Nate Silver may seem like a mild-mannered statistician and blogger, but underneath his unassuming appearance is a man who will work over and antagonize his enemies to send them into fits of rage. At least, that's what you might have gathered if you read into Silver's Reddit Ask Me Anything session Thursday afternoon. Somewhere in the midst of a long thread in which he touched on his future at The New York Times, baseball, Chuck Hagel, gun control, and more, Silver let out that, sure, he might have changed how he spoke in interviews before the election and that, yeah, that might have intentionally pissed off guys like Joe Scarborough:
At some point in the last few weeks of the election, I guess I decided to lean into the upside outcome a little bit in terms of pushing back at the pundits in my public appearances -- as opposed to emphasizing the uncertainty in the model, as I had for most of the year. (Nothing about the model design itself changed -- just how I tended to talk about it.)
Stupid poker analogy: part of playing well is in maximizing the amount of value you get from a hand in the event that things go well, in addition to mitigating your losses if they don't.
He knew he could work over every pundit, from Fox to MSNBC, or the Washington Post to the Wall Street Journal, because he knew would be proven right. And he knew Politico and Co. would keep on chasing him to the ends of the data-mined earth. To muddy the analogy a little more, he was playing the heel, or acting like Ric Flair, which explains that $1,000 bet with Joe Scarborough. Some people did make money off Silver this year, though:
So far I've seen people claiming that @fivethirtyeight won them a total of $1750 this past elections season.— Michael Roston (@michaelroston) January 8, 2013
But Silver could also chalk up his brash talk to the craziness of the political discourse running off. According to Silver's AMA, politics is even worse to analyze than sports, what with all the crazy people:
Politics. I don't think its close. Between the pundits and the partisans, you're dealing with a lot of very delusional people. And sports provides for much more frequent reality checks. If you were touting how awesome Notre Dame was, for example*, you got very much slapped back into reality last night. In politics, you can go on being delusional for years at a time.
- Full disclosure: I said in a NYT video yesterday that I'd bet Notre Dame against the spread.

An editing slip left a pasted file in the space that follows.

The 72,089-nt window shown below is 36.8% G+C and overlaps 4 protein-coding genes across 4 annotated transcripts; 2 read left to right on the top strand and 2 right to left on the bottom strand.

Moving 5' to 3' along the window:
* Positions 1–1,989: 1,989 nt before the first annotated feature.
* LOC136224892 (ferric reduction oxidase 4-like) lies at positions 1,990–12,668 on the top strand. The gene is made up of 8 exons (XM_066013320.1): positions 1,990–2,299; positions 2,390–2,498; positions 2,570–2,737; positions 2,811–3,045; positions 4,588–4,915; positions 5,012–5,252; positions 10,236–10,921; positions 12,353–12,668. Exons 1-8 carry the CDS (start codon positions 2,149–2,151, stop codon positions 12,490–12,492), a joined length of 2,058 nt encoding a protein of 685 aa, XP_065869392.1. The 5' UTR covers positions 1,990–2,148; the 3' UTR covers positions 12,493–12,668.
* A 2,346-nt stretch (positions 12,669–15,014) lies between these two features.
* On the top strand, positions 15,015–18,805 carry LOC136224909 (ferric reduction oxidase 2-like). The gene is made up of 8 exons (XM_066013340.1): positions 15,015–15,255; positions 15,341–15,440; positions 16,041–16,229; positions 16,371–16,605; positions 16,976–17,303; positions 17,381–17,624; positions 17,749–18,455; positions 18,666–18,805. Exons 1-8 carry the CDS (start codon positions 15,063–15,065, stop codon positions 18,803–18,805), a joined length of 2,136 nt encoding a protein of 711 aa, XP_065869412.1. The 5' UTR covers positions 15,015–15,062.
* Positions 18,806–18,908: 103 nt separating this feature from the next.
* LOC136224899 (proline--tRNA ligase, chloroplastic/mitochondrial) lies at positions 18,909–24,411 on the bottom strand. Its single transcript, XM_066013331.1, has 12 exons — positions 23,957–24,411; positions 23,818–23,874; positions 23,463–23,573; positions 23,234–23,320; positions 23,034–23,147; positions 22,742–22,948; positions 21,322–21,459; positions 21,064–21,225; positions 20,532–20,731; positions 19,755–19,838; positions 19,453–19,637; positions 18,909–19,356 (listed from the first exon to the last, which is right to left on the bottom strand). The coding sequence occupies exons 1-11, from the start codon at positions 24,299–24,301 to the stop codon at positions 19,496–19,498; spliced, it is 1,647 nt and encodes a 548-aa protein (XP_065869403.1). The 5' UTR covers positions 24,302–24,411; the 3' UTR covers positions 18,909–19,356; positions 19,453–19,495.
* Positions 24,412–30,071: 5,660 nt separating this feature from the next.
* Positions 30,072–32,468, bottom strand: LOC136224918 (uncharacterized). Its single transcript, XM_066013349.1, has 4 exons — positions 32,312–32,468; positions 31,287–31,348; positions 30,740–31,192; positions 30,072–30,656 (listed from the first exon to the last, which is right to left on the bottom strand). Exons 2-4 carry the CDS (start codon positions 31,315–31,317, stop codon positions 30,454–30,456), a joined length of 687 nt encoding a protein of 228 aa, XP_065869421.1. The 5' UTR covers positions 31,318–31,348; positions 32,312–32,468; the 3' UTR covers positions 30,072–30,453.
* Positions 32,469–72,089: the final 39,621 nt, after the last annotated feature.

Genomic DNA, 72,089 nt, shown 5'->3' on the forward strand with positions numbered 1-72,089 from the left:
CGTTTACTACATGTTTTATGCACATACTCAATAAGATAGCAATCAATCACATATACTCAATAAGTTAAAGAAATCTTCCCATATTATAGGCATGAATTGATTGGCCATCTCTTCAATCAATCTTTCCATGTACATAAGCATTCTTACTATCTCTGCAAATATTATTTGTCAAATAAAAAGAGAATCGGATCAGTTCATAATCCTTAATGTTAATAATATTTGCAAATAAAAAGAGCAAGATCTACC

Silver also blamed any feelings that the presidential race might have seemed closer than he was predicting on traditional news outlets "rooting" for the best story:
News organizations tend to have incentives to "root for the story". Part of what were were saying for much of the campaign -- both at different stages of the general election and perhaps even more emphatically in the end-stage of the primary when Romney pretty much had things wrapped up -- is that the outcome had become fairly certain. So that creates a bit of a culture clash.
They have to write about something. Silver also cited Romney's shaky internal predictions: "Groupthink and perverse incentives were the causes; to the extent their polling or analysis was bad, it flowed from that," he wrote.
With Silver looking to expand his successful FiveThirtyEight empire at the Times, he still has to be careful. It sounds like Silver will be a bit more open about his methodology in the future:
I'd certainly like to aim to increase the level of disclosure at 538 going forward. Sometimes what happens is that I have best intentions to write a super detailed, 5000-word methodology post, and then some senate candidate does or says something stupid, and I get caught up in the news cycle and it gets forgotten about. Which is a pretty lame excuse, I know. At the same time, 538 is a commercial business and the ability to license proprietary intellectual property is a fairly big part of how I make my living, so the disclosure would probably stop short of outright releasing source code or my database in most cases.
But, once the book promotional tour slash extended touchdown dance-style vacation ends, Silver also plans to resume writing "horizontally" about more topics, including one of his first loves and the subject of his post today: baseball. Yes, it sounds like sports, or other non-political topics of Silver's choosing, will make up more of the content on FiveThirtyEight this year:
One of the things I'm trying to figure out is what range of topics to cover at 538. After the 2008 election, it became sort of a quantitatively-flavored politics blog, and I think that was something of a mistake. Some things, like cabinet nominations, really do requite careful reporting, and statistical analysis will provide a dollop of color commentary at best. On other days, the lead political story is just gossipy and stupid and isn't really newsworthy at all. So on a day like today, when the Chuck Hagel nomination is the major political story and that doesn't really play into our strengths, I'd rather write about something like baseball instead. The ambition is to expand 538 "horizontally" across topics, based on HOW we cover the news, rather than into the politics vertical, if that makes sense.
Silver also said FiveThirtyEight was "overdue" for a few posts about same-sex marriage, but that gun control is a cause that doesn't lend itself well to charts and a blog post.
Other things we learned about Nate Silver today include: he likes New York more than Chicago; he thinks baseball Hall of Fame voting needs to be overhauled; and we got a very encouraging preview of his next book:
Also, he does not own a cat. Stop asking.
This article is from the archive of our partner The Wire.
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